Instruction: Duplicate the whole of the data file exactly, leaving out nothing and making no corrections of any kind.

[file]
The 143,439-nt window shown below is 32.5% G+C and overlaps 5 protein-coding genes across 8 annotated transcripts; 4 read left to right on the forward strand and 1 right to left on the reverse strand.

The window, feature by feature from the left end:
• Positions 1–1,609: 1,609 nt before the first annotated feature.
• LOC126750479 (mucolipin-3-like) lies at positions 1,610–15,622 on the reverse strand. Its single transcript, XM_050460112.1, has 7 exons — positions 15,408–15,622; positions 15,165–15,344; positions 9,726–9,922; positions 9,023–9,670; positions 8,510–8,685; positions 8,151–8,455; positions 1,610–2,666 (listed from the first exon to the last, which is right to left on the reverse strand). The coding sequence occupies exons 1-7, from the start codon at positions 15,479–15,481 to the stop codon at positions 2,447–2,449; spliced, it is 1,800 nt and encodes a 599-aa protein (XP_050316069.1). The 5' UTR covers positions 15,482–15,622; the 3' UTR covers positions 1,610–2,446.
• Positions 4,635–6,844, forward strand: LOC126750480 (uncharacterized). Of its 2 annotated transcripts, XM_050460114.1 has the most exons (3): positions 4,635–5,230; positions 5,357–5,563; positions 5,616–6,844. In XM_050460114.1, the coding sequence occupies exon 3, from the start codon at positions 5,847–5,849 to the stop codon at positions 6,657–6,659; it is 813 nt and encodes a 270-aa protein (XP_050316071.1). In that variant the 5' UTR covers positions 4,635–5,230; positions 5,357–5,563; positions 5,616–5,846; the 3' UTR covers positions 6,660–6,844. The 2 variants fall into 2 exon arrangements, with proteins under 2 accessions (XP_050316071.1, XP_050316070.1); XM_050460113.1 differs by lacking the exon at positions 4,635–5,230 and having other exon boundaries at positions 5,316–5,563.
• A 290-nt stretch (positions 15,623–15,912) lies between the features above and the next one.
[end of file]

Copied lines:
The 143,439-nt window shown below is 32.5% G+C and overlaps 5 protein-coding genes across 8 annotated transcripts; 4 read left to right on the forward strand and 1 right to left on the reverse strand.

The window, feature by feature from the left end:
• Positions 1–1,609: 1,609 nt before the first annotated feature.
• LOC126750479 (mucolipin-3-like) lies at positions 1,610–15,622 on the reverse strand. Its single transcript, XM_050460112.1, has 7 exons — positions 15,408–15,622; positions 15,165–15,344; positions 9,726–9,922; positions 9,023–9,670; positions 8,510–8,685; positions 8,151–8,455; positions 1,610–2,666 (listed from the first exon to the last, which is right to left on the reverse strand). The coding sequence occupies exons 1-7, from the start codon at positions 15,479–15,481 to the stop codon at positions 2,447–2,449; spliced, it is 1,800 nt and encodes a 599-aa protein (XP_050316069.1). The 5' UTR covers positions 15,482–15,622; the 3' UTR covers positions 1,610–2,446.
• Positions 4,635–6,844, forward strand: LOC126750480 (uncharacterized). Of its 2 annotated transcripts, XM_050460114.1 has the most exons (3): positions 4,635–5,230; positions 5,357–5,563; positions 5,616–6,844. In XM_050460114.1, the coding sequence occupies exon 3, from the start codon at positions 5,847–5,849 to the stop codon at positions 6,657–6,659; it is 813 nt and encodes a 270-aa protein (XP_050316071.1). In that variant the 5' UTR covers positions 4,635–5,230; positions 5,357–5,563; positions 5,616–5,846; the 3' UTR covers positions 6,660–6,844. The 2 variants fall into 2 exon arrangements, with proteins under 2 accessions (XP_050316071.1, XP_050316070.1); XM_050460113.1 differs by lacking the exon at positions 4,635–5,230 and having other exon boundaries at positions 5,316–5,563.
• A 290-nt stretch (positions 15,623–15,912) lies between the features above and the next one.